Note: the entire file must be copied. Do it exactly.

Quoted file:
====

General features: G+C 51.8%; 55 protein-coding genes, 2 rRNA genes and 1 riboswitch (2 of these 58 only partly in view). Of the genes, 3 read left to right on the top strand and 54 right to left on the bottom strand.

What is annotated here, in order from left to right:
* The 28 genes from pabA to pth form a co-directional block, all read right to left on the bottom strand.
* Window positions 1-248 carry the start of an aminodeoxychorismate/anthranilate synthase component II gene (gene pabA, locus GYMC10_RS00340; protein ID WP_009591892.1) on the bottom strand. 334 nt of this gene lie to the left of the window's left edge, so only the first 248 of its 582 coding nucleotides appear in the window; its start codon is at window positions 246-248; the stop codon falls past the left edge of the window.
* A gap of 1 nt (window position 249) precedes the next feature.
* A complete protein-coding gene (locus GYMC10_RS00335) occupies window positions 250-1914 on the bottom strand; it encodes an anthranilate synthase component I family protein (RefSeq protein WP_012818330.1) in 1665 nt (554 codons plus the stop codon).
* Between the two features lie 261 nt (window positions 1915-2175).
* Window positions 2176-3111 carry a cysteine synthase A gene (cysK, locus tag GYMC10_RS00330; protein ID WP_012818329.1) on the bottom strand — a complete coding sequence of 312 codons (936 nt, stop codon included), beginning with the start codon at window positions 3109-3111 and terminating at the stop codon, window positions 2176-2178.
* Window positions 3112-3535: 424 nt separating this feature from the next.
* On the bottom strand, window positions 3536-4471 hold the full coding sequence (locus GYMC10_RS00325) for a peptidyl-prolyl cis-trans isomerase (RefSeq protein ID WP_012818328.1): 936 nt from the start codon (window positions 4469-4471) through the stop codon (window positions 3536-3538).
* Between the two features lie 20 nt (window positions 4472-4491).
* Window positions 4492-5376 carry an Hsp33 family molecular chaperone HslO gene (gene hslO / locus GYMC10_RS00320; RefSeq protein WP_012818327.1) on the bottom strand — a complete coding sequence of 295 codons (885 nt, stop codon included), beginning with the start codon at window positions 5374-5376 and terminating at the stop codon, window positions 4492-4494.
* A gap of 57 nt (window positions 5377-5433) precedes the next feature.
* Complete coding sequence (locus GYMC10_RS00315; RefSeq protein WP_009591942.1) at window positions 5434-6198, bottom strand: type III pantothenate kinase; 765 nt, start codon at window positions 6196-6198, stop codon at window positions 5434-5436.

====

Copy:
General features: G+C 51.8%; 55 protein-coding genes, 2 rRNA genes and 1 riboswitch (2 of these 58 only partly in view). Of the genes, 3 read left to right on the top strand and 54 right to left on the bottom strand.

What is annotated here, in order from left to right:
* The 28 genes from pabA to pth form a co-directional block, all read right to left on the bottom strand.
* Window positions 1-248 carry the start of an aminodeoxychorismate/anthranilate synthase component II gene (gene pabA, locus GYMC10_RS00340; protein ID WP_009591892.1) on the bottom strand. 334 nt of this gene lie to the left of the window's left edge, so only the first 248 of its 582 coding nucleotides appear in the window; its start codon is at window positions 246-248; the stop codon falls past the left edge of the window.
* A gap of 1 nt (window position 249) precedes the next feature.
* A complete protein-coding gene (locus GYMC10_RS00335) occupies window positions 250-1914 on the bottom strand; it encodes an anthranilate synthase component I family protein (RefSeq protein WP_012818330.1) in 1665 nt (554 codons plus the stop codon).
* Between the two features lie 261 nt (window positions 1915-2175).
* Window positions 2176-3111 carry a cysteine synthase A gene (cysK, locus tag GYMC10_RS00330; protein ID WP_012818329.1) on the bottom strand — a complete coding sequence of 312 codons (936 nt, stop codon included), beginning with the start codon at window positions 3109-3111 and terminating at the stop codon, window positions 2176-2178.
* Window positions 3112-3535: 424 nt separating this feature from the next.
* On the bottom strand, window positions 3536-4471 hold the full coding sequence (locus GYMC10_RS00325) for a peptidyl-prolyl cis-trans isomerase (RefSeq protein ID WP_012818328.1): 936 nt from the start codon (window positions 4469-4471) through the stop codon (window positions 3536-3538).
* Between the two features lie 20 nt (window positions 4472-4491).
* Window positions 4492-5376 carry an Hsp33 family molecular chaperone HslO gene (gene hslO / locus GYMC10_RS00320; RefSeq protein WP_012818327.1) on the bottom strand — a complete coding sequence of 295 codons (885 nt, stop codon included), beginning with the start codon at window positions 5374-5376 and terminating at the stop codon, window positions 4492-4494.
* A gap of 57 nt (window positions 5377-5433) precedes the next feature.
* Complete coding sequence (locus GYMC10_RS00315; RefSeq protein WP_009591942.1) at window positions 5434-6198, bottom strand: type III pantothenate kinase; 765 nt, start codon at window positions 6196-6198, stop codon at window positions 5434-5436.